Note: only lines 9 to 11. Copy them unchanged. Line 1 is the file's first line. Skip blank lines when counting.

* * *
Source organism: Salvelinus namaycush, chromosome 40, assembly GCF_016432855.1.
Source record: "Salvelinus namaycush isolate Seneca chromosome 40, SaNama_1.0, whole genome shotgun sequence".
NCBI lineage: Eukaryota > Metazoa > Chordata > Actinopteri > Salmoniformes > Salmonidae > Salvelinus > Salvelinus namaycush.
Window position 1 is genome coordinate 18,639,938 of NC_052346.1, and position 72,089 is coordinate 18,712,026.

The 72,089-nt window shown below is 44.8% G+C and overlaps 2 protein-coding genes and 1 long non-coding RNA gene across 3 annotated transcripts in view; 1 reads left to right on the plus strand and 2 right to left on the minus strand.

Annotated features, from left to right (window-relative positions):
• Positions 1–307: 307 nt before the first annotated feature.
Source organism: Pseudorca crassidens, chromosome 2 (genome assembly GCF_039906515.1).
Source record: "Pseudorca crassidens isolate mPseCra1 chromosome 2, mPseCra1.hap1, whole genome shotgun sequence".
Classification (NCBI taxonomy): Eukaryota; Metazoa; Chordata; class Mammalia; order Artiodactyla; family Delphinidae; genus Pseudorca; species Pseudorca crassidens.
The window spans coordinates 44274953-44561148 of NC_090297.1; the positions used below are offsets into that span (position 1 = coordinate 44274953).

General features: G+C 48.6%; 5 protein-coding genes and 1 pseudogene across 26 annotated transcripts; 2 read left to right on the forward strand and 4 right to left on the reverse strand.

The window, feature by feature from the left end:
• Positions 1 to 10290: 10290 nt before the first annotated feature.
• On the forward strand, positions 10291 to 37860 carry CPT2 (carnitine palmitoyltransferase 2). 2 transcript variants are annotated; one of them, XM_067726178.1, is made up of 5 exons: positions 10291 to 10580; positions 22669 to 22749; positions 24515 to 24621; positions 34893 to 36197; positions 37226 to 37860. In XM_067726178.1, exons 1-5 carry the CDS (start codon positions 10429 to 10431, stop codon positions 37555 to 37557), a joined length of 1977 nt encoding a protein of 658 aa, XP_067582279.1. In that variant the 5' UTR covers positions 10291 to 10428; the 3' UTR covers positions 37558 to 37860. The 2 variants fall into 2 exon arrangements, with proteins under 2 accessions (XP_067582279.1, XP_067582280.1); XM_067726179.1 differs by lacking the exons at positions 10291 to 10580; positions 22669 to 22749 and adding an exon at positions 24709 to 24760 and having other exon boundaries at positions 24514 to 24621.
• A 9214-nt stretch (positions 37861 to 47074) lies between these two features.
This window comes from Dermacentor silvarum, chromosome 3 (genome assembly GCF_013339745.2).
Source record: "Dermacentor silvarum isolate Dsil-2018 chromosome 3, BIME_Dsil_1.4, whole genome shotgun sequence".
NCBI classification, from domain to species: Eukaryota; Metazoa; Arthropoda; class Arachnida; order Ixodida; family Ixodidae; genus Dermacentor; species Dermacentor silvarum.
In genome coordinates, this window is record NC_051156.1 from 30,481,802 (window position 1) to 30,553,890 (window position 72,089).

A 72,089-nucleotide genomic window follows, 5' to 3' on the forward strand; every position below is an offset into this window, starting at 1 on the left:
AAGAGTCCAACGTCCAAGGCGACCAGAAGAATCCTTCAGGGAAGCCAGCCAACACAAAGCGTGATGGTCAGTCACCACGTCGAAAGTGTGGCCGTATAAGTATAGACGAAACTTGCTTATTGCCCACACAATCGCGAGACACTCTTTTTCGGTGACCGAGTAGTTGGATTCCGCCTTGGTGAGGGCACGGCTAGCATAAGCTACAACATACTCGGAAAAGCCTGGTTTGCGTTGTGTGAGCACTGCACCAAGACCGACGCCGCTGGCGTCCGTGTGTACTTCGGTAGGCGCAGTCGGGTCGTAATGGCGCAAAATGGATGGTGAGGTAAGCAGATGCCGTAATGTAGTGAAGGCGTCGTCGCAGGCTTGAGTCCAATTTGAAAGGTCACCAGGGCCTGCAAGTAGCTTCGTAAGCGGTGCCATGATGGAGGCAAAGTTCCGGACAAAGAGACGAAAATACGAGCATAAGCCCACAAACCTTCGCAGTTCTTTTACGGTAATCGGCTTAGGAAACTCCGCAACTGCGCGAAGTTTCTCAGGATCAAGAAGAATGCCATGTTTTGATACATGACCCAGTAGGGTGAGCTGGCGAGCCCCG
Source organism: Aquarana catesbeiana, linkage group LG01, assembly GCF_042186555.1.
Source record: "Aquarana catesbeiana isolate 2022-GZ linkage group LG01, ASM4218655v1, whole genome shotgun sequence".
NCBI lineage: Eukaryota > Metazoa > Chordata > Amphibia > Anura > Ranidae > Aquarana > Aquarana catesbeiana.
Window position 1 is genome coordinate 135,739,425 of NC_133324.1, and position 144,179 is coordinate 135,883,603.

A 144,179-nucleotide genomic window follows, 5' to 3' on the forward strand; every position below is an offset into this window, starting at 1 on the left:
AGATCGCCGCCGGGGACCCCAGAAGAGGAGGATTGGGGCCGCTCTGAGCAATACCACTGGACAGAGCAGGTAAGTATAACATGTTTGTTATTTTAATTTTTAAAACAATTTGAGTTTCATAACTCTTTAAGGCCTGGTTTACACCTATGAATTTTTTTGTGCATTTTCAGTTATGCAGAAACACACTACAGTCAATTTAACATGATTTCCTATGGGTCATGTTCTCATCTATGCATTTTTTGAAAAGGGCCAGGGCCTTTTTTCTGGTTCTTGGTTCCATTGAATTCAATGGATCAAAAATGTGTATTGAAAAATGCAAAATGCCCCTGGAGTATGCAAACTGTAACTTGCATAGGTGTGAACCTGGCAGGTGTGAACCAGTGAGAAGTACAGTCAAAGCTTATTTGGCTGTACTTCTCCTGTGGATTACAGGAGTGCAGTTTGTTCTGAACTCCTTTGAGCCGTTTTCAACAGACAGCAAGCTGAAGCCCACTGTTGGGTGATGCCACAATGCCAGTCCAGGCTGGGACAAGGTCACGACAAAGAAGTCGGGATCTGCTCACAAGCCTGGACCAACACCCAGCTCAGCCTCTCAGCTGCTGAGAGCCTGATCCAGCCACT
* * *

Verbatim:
Source record: "Pseudorca crassidens isolate mPseCra1 chromosome 2, mPseCra1.hap1, whole genome shotgun sequence".
Classification (NCBI taxonomy): Eukaryota; Metazoa; Chordata; class Mammalia; order Artiodactyla; family Delphinidae; genus Pseudorca; species Pseudorca crassidens.
The window spans coordinates 44274953-44561148 of NC_090297.1; the positions used below are offsets into that span (position 1 = coordinate 44274953).